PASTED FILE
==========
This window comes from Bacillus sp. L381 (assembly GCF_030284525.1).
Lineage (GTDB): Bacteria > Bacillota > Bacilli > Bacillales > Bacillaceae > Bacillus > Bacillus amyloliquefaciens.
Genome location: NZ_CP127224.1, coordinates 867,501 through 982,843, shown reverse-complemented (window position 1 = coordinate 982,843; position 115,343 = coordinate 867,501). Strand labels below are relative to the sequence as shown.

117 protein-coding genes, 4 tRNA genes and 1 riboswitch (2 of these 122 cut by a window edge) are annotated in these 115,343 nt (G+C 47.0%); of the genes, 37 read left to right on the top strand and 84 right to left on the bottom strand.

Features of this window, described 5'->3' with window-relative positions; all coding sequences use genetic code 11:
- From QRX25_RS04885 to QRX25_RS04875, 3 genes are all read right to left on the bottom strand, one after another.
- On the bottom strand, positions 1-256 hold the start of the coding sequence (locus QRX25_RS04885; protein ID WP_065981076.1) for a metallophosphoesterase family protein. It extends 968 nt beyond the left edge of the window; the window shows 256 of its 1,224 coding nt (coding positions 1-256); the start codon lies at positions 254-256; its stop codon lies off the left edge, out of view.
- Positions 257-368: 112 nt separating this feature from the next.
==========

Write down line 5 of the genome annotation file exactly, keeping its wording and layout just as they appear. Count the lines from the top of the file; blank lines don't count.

Features of this window, described 5'->3' with window-relative positions; all coding sequences use genetic code 11: